Kenneth Turan's new history of The Public Theater, Free For All: Joe Papp, the Public, and the Greatest Theater Story Ever Told, has been over 20 years in the making. Told in an oral-history format consisting of testimony and first-person accounts from over 150 people connected with Papp (who died in 1991) and the Public over the years, the book turns out to be an invaluable means of preserving some of New York great theatrical voices. (Indeed, about a quarter of Turan's cast of characters is deceased.) Moreover, the oral-history format proves to be an intensely dramatic and extremely enlightening way to tell the story of America's preeminent not-for-profit drama organization.
The excitement stems not out of epic battles or tragic moments for Papp and his theater (though there are plenty), but the conflicting accounts of history offered by each of Turan's subjects. For instance, in the chapter about the successful Broadway transfer of the Shakespeare Festival's musical Two Gentlemen of Verona, both LuEsther Mertz and Bernard Gersten claim credit for the idea of having the Public be the sole investor in the Broadway production, a strategy that -- especially in the case of A Chorus Line -- underwrote the Public's operating budget for years. Turan presents these conflicting accounts without commentary, often back-to-back, just as any good dramatist would allow his characters to speak for themselves.
Papp emerges from this tome even more a legend and less a mere mortal than before. What starts as a biography of Papp and his impoverished childhood in Brooklyn quickly refocuses to Papp's professional life and the company he creates by the second chapter. One can tell that, whether they love him or hate him, everyone who comes in contact with Papp has a deep respect for the man. We are introduced to Papp the businessman, Papp the general, and Papp the socialist -- and it is the latter of these roles that Turan's interviewees unanimously agree deeply informed almost all of Papp's decisions about programming. Nothing that Papp produced could be merely "art for art's sake." He wanted the work he put on to have to have a meaningful and progressive social impact.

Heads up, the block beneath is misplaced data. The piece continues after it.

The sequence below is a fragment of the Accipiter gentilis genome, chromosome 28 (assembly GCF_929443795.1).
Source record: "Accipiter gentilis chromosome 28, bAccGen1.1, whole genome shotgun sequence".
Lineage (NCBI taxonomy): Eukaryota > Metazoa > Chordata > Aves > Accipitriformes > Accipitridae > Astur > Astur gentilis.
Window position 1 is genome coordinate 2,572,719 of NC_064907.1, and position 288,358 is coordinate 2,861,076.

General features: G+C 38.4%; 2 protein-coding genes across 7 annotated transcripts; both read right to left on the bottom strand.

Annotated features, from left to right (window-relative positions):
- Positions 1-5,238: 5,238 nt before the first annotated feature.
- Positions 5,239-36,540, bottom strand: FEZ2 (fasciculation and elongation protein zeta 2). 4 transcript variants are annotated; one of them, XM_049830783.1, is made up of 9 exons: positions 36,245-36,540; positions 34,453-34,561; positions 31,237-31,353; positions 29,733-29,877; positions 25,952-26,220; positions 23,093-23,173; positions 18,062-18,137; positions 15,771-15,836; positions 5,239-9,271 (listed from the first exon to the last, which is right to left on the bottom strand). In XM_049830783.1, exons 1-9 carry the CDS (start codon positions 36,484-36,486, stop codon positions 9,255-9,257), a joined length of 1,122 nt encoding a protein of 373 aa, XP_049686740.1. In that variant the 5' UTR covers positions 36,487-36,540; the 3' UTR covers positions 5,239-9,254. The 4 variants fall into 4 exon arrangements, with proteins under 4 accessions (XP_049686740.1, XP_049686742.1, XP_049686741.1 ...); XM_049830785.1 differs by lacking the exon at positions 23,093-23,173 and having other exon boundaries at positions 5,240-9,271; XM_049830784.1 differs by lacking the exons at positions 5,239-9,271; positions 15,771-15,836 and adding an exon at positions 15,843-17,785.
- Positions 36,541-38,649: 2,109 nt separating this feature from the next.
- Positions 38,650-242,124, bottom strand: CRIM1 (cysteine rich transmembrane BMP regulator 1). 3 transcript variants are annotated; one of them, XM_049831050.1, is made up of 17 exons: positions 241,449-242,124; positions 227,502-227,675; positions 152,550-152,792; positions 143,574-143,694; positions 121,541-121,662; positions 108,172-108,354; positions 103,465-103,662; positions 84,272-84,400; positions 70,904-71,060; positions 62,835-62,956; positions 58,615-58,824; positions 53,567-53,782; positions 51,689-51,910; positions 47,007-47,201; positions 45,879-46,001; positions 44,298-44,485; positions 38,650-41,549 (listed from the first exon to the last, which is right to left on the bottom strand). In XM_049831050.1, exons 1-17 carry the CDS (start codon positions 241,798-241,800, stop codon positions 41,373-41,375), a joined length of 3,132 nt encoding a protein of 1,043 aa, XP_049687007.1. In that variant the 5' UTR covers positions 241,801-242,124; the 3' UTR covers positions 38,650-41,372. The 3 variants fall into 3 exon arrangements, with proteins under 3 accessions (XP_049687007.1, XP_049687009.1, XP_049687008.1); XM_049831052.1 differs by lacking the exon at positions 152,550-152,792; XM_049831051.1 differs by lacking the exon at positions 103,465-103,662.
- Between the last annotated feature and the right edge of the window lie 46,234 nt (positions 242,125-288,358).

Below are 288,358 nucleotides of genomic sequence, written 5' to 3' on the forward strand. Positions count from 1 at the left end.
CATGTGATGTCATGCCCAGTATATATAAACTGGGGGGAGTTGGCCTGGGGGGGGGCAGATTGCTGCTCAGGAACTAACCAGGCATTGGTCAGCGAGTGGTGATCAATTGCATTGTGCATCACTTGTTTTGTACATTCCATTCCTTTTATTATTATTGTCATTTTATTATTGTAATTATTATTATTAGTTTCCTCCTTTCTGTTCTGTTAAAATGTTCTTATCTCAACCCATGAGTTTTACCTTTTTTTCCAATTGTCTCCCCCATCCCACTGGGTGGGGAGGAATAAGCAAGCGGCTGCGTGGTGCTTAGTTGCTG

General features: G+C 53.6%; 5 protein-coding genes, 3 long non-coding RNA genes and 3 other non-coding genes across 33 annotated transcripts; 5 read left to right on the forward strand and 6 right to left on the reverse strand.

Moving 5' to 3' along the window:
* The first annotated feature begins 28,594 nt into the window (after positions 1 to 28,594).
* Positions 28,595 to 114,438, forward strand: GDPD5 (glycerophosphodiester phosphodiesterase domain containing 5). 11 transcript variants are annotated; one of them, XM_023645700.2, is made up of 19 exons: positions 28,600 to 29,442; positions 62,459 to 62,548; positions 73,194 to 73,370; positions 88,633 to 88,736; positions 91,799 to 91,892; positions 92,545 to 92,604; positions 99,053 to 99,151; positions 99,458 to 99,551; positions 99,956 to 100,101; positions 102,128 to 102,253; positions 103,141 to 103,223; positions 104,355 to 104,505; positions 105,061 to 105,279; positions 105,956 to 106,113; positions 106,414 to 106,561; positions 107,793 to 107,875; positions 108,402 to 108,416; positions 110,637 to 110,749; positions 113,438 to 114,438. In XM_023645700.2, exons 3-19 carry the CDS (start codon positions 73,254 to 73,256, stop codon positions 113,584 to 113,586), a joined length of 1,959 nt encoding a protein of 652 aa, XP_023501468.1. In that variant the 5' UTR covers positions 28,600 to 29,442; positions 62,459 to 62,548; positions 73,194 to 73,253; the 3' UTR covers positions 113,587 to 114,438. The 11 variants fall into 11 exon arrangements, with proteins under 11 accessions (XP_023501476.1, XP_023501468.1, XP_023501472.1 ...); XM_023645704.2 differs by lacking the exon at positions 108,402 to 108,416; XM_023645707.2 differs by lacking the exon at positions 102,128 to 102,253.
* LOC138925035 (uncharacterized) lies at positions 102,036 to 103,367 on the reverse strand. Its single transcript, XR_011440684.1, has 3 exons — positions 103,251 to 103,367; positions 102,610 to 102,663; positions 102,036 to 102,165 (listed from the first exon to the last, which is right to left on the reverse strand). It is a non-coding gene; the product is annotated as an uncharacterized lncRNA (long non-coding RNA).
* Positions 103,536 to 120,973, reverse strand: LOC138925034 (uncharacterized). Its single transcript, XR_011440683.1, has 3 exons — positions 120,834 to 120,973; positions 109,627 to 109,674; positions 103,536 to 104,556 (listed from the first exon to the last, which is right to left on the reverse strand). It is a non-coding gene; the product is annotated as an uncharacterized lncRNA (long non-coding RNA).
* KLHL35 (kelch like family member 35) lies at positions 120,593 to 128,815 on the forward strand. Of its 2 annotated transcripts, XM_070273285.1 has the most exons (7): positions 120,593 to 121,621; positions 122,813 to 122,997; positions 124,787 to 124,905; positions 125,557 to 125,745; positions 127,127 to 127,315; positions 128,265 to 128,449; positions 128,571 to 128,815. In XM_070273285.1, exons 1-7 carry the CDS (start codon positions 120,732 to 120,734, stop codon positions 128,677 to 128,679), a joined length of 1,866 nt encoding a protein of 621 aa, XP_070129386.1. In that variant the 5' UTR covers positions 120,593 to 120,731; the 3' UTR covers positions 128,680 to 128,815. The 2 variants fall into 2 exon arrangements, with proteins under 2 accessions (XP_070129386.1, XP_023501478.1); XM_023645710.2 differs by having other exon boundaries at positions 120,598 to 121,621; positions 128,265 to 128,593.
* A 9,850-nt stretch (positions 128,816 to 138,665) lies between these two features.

If we are to believe that "socializing" theater -- especially in terms of access -- was Papp's mission, as Turan's subjects and the book's title suggest, then he accomplished his goal. Despite instances of wealthy theater-goers hiring line-sitters to get their tickets for them, Shakespeare in the Park still offers the masses the most egalitarian way to see free, world-class productions every summer; audiences are only asked to give up the requisite time it takes to obtain a ticket. This "socialized" or public theater, and the myriad copycat companies that it has spawned, is truly Papp's greatest legacy.